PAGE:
Even if he had never written another word, Gibson's impact would be clearly seen in the works of such cutting-edge contemporary authors as Neal Stephenson, Pat Cadigan, and Paul DiFilippo. But, as it is, Neuromancer was just the beginning -- the first book in an inspired trilogy that has come to be considered a benchmark in the history of the genre; and since then, Gibson has gone on to create even more visionary science fiction, including The Difference Engine, a steampunk classic co-authored with Bruce Sterling, and such imaginative post-9/11 cyber thrillers as Pattern Recognition and Spook Country .

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    1. Also Known As:
      William Ford Gibson (full name)
    2. Hometown:
      Vancouver, British Columbia, Canada
    1. Date of Birth:
      March 17, 1948
    2. Place of Birth:
      Conway, South Carolina
    1. Education:
      B.A., University of British Columbia, 1977

Read an Excerpt

First Iteration

The Angel of Goliad

Composite image, optically encoded by escort-craft of the trans-Channel airship Lord Brunel: aerial view of suburban Cherbourg, October 14, 1905.

A villa, a garden, a balcony.

Erase the balcony’s wrought-iron curves, exposing a bath-chair and its occupant. Reflected sunset glints from the nickel-plate of the chair’s wheel-spokes.

The occupant, owner of the villa, rests her arthritic hands upon fabric woven by a Jacquard loom.

These hands consist of tendons, tissue, jointed bone. Through quiet processes of time and information, threads within the human cells have woven themselves into a woman.

Her name is Sybil Gerard.

Below her, in a neglected formal garden, leafless vines lace wooden trellises on whitewashed, flaking walls. From the open windows of her sickroom, a warm draft stirs the loose white hair at her neck, bringing scents of coal-smoke, jasmine, opium.

Her attention is fixed upon the sky, upon a silhouette of vast and irresistible grace--metal, in her lifetime, having taught itself to fly. In advance of that magnificence, tiny unmanned aeroplanes dip and skirl against the red horizon.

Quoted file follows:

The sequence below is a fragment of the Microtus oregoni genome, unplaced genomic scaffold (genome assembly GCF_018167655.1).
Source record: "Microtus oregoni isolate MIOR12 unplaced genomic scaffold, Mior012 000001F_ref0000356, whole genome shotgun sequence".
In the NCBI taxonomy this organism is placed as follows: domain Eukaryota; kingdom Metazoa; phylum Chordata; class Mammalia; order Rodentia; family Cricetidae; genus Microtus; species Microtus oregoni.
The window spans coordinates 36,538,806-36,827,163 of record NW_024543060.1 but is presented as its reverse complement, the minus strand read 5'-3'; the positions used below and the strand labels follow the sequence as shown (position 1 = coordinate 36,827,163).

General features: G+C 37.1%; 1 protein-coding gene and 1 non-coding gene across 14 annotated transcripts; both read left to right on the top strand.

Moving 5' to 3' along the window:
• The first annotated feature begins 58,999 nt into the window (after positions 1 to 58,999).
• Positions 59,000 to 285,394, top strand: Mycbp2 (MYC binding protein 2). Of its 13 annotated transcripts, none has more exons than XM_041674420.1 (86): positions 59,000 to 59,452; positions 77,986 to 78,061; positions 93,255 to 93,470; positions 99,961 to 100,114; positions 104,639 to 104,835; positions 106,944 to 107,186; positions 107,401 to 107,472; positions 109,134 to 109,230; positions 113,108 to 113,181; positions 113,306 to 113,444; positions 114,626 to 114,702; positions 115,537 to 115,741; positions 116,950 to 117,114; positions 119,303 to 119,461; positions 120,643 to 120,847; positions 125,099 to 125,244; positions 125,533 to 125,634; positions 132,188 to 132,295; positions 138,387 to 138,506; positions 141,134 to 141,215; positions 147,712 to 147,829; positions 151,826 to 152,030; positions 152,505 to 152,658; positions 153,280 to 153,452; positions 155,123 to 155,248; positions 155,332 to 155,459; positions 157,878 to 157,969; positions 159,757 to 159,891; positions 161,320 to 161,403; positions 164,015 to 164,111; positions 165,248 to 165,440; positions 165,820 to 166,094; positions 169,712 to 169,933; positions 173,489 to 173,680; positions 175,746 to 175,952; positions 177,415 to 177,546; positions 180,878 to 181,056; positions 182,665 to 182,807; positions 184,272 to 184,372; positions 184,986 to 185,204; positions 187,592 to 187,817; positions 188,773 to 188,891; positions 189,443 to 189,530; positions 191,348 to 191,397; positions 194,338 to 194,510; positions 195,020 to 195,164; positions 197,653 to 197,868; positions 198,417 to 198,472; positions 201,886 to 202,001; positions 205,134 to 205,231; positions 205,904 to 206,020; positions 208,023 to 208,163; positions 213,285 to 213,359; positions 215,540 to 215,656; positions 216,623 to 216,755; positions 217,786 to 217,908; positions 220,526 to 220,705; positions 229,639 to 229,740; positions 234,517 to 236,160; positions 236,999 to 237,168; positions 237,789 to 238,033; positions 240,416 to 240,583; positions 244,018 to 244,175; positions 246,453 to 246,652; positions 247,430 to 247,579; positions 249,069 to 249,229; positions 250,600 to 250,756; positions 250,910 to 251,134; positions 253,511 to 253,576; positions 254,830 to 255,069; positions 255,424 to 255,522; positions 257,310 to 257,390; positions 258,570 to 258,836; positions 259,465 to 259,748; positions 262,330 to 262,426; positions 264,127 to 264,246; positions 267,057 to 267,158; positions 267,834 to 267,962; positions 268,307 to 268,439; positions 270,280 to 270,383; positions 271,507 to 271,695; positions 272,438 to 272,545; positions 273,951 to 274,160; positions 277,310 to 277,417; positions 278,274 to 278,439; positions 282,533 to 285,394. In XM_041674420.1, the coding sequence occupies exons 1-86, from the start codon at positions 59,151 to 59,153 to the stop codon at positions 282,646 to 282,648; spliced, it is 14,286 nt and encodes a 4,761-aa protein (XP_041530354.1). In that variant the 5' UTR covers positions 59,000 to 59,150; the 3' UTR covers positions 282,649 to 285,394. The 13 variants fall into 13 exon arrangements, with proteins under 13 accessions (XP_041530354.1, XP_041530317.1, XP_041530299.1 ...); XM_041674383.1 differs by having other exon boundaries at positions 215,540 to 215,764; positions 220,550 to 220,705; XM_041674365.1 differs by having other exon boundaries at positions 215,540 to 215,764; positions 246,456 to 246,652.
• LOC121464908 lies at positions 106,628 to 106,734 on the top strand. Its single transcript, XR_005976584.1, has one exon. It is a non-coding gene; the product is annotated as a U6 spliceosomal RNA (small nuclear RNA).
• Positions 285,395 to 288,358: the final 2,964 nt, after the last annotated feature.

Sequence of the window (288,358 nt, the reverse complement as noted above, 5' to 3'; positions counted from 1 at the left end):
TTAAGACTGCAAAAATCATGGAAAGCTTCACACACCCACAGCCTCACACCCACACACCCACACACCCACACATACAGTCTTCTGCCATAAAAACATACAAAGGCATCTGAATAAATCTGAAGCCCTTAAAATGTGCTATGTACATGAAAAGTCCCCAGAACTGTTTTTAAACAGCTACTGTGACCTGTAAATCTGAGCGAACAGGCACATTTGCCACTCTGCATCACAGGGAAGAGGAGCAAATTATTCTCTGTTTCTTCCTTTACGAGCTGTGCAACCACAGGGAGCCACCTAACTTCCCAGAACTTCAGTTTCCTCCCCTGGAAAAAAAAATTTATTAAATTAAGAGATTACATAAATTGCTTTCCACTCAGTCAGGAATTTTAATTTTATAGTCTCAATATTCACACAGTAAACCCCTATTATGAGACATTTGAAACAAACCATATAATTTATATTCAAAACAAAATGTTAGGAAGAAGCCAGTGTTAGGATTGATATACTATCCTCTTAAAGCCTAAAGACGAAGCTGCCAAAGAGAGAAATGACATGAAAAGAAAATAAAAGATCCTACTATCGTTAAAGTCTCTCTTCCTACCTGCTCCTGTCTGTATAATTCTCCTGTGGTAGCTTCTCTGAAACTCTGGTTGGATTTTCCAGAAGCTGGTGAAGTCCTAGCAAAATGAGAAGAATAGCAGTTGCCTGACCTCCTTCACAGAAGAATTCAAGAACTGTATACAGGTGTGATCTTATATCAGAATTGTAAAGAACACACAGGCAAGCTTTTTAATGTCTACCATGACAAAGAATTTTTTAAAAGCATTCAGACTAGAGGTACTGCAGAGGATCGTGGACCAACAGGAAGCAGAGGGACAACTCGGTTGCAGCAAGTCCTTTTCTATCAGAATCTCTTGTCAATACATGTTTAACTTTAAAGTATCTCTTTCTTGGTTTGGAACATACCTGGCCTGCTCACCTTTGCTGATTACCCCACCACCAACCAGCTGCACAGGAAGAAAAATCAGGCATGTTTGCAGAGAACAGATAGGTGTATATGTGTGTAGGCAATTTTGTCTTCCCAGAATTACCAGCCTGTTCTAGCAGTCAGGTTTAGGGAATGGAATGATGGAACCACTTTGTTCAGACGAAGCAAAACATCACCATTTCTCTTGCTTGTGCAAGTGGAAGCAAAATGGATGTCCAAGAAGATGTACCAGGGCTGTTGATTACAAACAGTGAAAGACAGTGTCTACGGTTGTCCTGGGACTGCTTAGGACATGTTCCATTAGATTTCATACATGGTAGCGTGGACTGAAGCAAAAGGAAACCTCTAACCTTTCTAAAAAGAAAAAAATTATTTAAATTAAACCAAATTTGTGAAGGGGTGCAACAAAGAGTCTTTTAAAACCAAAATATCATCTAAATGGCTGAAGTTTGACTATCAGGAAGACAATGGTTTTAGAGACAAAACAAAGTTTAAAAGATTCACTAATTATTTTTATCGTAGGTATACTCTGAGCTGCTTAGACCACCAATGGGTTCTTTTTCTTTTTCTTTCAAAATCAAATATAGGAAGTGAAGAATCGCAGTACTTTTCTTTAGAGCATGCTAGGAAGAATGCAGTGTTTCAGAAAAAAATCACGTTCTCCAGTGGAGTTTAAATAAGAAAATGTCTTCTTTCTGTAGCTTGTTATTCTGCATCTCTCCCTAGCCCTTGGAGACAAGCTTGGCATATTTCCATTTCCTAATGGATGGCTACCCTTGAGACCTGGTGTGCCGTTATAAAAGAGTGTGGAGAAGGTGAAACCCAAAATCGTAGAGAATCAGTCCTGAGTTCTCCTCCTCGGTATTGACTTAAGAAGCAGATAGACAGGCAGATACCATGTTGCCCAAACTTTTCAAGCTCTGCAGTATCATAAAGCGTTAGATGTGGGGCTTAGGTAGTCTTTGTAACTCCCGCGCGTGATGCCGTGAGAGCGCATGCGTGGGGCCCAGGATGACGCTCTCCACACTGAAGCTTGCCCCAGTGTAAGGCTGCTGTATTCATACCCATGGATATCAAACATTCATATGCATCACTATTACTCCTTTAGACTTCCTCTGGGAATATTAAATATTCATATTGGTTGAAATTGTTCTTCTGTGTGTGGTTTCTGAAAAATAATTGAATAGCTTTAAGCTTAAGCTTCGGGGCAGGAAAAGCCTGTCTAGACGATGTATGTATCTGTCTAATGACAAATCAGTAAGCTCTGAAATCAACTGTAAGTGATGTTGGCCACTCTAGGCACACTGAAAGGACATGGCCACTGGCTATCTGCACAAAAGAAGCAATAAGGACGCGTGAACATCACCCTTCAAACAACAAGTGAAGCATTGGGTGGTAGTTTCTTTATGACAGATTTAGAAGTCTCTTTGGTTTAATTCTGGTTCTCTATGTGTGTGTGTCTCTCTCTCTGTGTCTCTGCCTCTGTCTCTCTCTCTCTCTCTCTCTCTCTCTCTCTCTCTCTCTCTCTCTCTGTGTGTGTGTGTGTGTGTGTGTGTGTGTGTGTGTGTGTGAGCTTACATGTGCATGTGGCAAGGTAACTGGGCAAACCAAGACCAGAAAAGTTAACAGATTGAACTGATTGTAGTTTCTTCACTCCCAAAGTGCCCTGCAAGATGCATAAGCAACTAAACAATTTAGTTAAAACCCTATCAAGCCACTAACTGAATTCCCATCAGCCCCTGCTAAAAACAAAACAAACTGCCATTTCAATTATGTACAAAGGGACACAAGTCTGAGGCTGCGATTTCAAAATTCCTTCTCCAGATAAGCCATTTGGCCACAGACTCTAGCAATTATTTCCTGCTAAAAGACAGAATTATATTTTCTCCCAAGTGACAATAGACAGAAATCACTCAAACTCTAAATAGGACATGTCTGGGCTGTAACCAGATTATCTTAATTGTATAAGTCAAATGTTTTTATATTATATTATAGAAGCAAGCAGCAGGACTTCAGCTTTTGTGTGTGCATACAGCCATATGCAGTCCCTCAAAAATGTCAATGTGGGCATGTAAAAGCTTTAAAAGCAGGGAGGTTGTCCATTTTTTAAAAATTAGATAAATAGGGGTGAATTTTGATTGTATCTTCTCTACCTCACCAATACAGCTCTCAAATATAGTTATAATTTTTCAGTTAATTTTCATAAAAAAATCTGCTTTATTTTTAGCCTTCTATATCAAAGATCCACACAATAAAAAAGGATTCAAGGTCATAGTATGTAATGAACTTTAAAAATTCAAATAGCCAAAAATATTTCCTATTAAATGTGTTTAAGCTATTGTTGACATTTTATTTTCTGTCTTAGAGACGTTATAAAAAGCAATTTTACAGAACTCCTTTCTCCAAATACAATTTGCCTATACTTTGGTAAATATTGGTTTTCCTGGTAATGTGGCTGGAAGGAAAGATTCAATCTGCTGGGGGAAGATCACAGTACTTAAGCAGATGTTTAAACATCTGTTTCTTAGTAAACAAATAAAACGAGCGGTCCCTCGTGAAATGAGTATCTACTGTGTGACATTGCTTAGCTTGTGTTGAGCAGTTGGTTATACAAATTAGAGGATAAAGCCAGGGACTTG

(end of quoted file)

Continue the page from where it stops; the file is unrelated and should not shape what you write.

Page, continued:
Like starlings, Sybil thinks.

The airship’s lights, square golden windows, hint at human warmth. Effortlessly, with the incomparable grace of organic function, she imagines a distant music there, the music of London: the passengers promenade, they drink, they flirt, perhaps they dance.

Thoughts come unbidden, the mind weaving its perspectives, assembling meaning from emotion and memory.

She recalls her life in London. Recalls herself, so long ago, making her way along the Strand, pressing past the crush at Temple Bar. Pressing on, the city of Memory winding itself about her--till, by the walls on Newgate, the shadow of her father’s hanging falls . . .

And Memory turns, deflected swift as light, down another byway--one where it is always evening. . . .

It is January 15, 1855.

A room in Grand’s Hotel, Piccadilly.

One chair was propped backward, wedged securely beneath the door’s cut-glass knob. Another was draped with clothing: a woman’s fringed mantelet, a mud-crusted skirt of heavy worsted, a man’s checked trousers and cutaway coat.

Two forms lay beneath the bedclothes of the laminated-maple four-poster, and off in the iron grip of winter Big Ben bellowed ten o’clock, great hoarse calliope sounds, the coal-fired breath of London.

Sybil slid her feet through icy linens to the warmth of the ceramic bottle in its wrap of flannel. Her toes brushed his shin. The touch seemed to start him from deep deliberation. That was how he was, this Dandy Mick Radley.